Oral submucous fibrosis (OSF) is a premalignant condition mainly associated with the practice of chewing betel quid containing areca nut, a habit common among South Asian people. It is characterized by inflammation, increased deposition of submucosal collagen and formation of fibrotic bands in the oral and paraoral tissues, which increasingly limit mouth opening. Recently, OSF has been reported among South Asian immigrants in Canada, the United Kingdom and Germany. Dentists in western countries should enhance their knowledge of this disease as it seems to be increasing with population migration. In this paper, we review the literature on OSF and present 3 cases representing different stages of the disease to help dentists make an early diagnosis and reduce the morbidity and mortality associated with this condition.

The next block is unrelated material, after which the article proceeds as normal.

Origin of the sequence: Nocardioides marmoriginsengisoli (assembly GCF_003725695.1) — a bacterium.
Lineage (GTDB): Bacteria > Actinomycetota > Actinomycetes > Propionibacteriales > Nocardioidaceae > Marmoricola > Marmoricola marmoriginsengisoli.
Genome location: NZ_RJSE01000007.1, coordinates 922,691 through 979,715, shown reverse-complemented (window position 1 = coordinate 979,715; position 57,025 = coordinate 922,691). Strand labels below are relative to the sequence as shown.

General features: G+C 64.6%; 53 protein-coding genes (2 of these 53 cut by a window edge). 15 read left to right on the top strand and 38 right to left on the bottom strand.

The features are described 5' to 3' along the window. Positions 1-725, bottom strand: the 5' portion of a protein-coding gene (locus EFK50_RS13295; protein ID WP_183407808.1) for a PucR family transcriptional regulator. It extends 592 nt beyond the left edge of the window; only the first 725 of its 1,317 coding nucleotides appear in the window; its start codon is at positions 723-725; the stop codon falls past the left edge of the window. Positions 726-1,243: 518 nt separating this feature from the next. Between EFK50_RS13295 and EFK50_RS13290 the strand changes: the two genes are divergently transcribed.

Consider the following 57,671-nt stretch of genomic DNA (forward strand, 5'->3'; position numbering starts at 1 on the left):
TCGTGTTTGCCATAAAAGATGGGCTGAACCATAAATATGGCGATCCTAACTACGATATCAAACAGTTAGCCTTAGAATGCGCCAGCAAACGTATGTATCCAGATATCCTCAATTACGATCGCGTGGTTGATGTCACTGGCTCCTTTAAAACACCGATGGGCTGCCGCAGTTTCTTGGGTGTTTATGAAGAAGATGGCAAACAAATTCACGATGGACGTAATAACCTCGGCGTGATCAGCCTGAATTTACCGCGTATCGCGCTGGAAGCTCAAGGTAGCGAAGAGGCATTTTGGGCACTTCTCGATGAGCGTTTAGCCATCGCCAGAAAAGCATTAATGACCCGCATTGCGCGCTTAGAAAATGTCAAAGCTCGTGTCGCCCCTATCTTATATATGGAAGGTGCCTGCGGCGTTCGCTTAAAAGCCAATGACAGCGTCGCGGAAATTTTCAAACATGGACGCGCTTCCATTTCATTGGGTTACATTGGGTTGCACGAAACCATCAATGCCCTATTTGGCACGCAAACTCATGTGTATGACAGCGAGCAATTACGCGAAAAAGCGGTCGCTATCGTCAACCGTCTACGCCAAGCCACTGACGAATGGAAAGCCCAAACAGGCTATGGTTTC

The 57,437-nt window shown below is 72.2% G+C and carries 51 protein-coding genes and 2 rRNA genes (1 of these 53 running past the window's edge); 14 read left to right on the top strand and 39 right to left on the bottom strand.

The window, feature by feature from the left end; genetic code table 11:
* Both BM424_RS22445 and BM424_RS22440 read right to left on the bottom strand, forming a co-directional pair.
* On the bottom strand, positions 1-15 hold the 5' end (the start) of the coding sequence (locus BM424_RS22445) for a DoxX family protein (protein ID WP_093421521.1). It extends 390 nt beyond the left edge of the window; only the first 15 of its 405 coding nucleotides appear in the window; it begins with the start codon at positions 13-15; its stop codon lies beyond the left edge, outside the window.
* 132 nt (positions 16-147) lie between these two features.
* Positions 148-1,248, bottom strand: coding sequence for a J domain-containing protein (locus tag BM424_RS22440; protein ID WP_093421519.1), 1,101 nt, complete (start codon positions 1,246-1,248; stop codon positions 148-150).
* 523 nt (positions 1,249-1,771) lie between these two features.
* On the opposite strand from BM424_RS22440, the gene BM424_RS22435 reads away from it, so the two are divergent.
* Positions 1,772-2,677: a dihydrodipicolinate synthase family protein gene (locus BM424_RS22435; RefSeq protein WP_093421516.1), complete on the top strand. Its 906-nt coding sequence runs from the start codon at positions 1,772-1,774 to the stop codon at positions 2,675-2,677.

Oral Submucous Fibrosis, a Clinically Benign but Potentially Malignant Disease: Report of 3 Cases and Review of the Literature
Ajit Auluck, MDS
Miriam P. Rosin, PhD
Lewei Zhang, BDS, PhD, FRCD(C)
Sumanth KN, MDS
A b s t r a c t
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